The number of states reporting high flu activity has more than doubled in a week, according to the CDC.
The most recent data from the agency shows 19 states have high activity levels, with 13 reported pediatric deaths so far.
CDC experts say it's too soon to tell just how severe this year's influenza outbreak might be, but there might be a positive outlook on the situation.
That's because the the current strain that's spreading, H1N1, usually responds better to vaccination. And so far, virus infections haven't gained as much speed as last year.
You might remember that the 2017-2018 flu season was the deadliest on record for children, excluding pandemic seasons. About 80 percent of those deaths happened in children who hadn't gotten a flu shot.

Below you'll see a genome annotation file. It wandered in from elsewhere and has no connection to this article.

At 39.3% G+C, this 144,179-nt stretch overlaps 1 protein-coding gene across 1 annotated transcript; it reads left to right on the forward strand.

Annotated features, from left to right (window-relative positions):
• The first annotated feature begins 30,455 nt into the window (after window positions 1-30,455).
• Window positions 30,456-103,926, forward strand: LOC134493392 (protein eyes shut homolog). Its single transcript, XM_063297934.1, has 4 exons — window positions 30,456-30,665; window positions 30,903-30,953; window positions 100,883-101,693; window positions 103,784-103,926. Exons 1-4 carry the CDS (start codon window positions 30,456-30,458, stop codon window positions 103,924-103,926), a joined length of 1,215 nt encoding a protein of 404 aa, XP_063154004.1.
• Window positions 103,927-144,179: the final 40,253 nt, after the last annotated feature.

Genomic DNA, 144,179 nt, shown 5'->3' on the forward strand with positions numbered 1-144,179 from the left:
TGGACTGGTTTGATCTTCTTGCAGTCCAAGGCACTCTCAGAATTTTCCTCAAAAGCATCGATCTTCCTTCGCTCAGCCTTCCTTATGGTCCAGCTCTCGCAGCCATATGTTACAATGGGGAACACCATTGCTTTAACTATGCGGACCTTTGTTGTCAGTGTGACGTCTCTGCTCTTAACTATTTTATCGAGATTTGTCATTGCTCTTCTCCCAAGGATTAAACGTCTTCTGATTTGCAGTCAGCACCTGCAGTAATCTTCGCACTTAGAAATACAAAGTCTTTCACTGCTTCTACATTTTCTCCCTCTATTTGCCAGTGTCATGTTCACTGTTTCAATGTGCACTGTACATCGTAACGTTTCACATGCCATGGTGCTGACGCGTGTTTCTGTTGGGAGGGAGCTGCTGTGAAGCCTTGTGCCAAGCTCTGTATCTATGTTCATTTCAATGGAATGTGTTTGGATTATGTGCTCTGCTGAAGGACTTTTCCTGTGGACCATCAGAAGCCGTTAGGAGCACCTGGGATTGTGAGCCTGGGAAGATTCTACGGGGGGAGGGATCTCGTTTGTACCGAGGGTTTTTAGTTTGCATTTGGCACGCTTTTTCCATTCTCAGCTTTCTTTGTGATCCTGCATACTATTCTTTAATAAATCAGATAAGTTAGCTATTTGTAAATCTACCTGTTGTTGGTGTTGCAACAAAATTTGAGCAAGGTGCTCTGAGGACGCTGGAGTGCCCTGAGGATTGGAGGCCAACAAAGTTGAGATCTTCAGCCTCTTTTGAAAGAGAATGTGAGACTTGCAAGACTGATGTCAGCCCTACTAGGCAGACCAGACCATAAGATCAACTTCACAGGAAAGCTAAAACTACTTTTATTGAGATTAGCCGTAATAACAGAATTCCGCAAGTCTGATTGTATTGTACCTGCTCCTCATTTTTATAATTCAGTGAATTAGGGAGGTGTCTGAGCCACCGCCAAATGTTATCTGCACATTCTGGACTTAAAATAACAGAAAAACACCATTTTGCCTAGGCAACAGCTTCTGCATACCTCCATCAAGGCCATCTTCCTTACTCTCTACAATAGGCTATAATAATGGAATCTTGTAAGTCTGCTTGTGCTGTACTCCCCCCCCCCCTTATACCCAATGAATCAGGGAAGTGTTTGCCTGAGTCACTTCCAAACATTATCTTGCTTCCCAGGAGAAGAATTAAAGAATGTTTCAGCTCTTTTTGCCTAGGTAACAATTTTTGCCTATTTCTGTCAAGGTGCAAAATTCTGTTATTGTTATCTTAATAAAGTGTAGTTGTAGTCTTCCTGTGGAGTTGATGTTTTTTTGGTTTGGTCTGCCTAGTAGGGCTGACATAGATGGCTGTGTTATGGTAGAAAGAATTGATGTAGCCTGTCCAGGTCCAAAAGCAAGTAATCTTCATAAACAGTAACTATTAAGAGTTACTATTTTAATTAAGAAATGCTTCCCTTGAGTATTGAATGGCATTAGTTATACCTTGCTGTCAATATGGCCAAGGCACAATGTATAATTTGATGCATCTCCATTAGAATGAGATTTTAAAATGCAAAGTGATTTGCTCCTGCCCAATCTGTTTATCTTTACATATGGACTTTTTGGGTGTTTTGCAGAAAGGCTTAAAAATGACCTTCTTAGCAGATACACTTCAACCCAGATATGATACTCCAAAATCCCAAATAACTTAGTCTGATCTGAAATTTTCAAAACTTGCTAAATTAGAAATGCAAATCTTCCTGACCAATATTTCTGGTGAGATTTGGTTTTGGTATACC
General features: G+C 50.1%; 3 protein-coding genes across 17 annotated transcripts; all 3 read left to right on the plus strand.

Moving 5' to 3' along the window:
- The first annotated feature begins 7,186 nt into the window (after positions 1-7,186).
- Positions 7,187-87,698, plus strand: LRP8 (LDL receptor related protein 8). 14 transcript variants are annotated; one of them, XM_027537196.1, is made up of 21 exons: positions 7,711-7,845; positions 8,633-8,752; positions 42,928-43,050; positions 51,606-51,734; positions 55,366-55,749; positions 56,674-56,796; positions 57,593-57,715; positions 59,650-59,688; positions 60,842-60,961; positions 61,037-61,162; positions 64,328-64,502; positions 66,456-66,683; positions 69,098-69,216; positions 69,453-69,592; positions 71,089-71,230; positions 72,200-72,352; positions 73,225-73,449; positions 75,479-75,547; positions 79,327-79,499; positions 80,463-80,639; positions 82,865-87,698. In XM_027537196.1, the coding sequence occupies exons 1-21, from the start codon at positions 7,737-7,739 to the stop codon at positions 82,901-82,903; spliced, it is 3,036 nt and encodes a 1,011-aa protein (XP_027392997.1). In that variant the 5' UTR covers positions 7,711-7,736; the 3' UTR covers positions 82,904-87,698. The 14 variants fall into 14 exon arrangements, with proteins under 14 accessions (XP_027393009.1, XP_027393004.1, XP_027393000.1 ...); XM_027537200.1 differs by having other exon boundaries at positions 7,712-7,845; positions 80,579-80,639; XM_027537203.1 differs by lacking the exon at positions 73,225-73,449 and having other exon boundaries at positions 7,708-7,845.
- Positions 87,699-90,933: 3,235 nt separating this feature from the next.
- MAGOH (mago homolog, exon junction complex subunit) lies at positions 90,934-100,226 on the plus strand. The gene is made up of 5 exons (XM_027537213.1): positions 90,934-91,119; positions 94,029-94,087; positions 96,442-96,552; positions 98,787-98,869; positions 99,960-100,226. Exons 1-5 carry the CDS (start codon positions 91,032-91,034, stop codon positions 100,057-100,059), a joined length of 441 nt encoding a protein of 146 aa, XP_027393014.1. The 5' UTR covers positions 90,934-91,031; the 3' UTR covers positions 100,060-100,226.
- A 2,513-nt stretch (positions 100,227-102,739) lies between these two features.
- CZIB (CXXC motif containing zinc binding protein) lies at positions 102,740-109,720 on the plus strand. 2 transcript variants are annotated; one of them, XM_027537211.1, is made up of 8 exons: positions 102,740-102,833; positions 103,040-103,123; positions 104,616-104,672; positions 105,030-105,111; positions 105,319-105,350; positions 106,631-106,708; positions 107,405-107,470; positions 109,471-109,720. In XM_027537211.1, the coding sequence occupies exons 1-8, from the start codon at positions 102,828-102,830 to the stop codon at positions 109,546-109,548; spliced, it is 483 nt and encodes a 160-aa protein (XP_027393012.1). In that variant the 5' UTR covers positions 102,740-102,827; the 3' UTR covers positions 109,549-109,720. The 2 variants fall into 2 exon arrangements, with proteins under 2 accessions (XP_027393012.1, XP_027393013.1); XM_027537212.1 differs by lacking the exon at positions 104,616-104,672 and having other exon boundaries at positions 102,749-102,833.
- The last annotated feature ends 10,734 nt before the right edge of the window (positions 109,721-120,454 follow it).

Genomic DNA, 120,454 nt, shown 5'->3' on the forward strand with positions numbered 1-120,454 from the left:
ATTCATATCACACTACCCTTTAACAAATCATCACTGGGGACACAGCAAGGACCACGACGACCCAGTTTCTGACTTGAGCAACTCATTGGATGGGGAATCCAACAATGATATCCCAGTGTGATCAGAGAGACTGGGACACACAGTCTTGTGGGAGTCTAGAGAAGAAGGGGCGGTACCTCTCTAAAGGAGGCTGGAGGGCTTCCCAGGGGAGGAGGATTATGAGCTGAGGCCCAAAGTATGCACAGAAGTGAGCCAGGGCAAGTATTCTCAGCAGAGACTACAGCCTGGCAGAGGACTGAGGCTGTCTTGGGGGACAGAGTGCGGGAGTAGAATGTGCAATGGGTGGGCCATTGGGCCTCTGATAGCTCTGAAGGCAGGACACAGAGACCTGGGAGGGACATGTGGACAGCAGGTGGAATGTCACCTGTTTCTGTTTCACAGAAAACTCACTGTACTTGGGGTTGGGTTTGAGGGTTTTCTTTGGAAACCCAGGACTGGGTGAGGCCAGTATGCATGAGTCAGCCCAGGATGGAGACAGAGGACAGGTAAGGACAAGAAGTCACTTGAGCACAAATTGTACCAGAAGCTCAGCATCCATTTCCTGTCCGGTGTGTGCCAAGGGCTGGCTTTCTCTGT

It was also one of the deadliest flu seasons overall in decades, with 80,000 flu-related deaths last winter.
Part of the issue was that the vaccine was about 40 percent effective, which is on the low side for the vaccination.
Federal health regulators worked to make this year's flu shot a better match for the viruses likely to be circulating. The nasal spray vaccine was also brought back as a recommended option.
The CDC recommends the flu vaccine for everyone ages 6 months and older.
Additional reporting from Newsy affiliate CNN.